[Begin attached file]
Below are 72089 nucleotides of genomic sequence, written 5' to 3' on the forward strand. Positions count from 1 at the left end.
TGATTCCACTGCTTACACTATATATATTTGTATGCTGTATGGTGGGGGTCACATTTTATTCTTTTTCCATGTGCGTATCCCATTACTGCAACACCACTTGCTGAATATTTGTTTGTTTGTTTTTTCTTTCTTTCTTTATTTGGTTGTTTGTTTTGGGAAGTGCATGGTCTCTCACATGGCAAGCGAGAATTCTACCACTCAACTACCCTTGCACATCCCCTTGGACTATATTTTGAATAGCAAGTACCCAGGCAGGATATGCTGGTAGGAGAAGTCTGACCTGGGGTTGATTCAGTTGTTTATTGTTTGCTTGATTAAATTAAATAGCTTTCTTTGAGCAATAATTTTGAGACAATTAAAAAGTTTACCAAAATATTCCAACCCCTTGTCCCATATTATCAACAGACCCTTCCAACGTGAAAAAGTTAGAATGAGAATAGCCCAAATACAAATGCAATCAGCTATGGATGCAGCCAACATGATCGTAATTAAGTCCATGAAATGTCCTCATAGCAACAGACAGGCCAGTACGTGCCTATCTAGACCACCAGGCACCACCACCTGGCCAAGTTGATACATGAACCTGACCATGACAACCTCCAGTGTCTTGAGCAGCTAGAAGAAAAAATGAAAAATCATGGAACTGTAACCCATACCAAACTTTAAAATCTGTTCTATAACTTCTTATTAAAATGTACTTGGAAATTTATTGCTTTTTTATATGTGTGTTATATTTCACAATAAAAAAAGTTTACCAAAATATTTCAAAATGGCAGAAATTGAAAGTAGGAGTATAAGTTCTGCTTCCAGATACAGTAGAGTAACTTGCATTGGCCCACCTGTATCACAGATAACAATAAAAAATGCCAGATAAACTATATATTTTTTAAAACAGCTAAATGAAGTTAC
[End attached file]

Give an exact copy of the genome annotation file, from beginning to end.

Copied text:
Below are 72089 nucleotides of genomic sequence, written 5' to 3' on the forward strand. Positions count from 1 at the left end.
TGATTCCACTGCTTACACTATATATATTTGTATGCTGTATGGTGGGGGTCACATTTTATTCTTTTTCCATGTGCGTATCCCATTACTGCAACACCACTTGCTGAATATTTGTTTGTTTGTTTTTTCTTTCTTTCTTTATTTGGTTGTTTGTTTTGGGAAGTGCATGGTCTCTCACATGGCAAGCGAGAATTCTACCACTCAACTACCCTTGCACATCCCCTTGGACTATATTTTGAATAGCAAGTACCCAGGCAGGATATGCTGGTAGGAGAAGTCTGACCTGGGGTTGATTCAGTTGTTTATTGTTTGCTTGATTAAATTAAATAGCTTTCTTTGAGCAATAATTTTGAGACAATTAAAAAGTTTACCAAAATATTCCAACCCCTTGTCCCATATTATCAACAGACCCTTCCAACGTGAAAAAGTTAGAATGAGAATAGCCCAAATACAAATGCAATCAGCTATGGATGCAGCCAACATGATCGTAATTAAGTCCATGAAATGTCCTCATAGCAACAGACAGGCCAGTACGTGCCTATCTAGACCACCAGGCACCACCACCTGGCCAAGTTGATACATGAACCTGACCATGACAACCTCCAGTGTCTTGAGCAGCTAGAAGAAAAAATGAAAAATCATGGAACTGTAACCCATACCAAACTTTAAAATCTGTTCTATAACTTCTTATTAAAATGTACTTGGAAATTTATTGCTTTTTTATATGTGTGTTATATTTCACAATAAAAAAAGTTTACCAAAATATTTCAAAATGGCAGAAATTGAAAGTAGGAGTATAAGTTCTGCTTCCAGATACAGTAGAGTAACTTGCATTGGCCCACCTGTATCACAGATAACAATAAAAAATGCCAGATAAACTATATATTTTTTAAAACAGCTAAATGAAGTTAC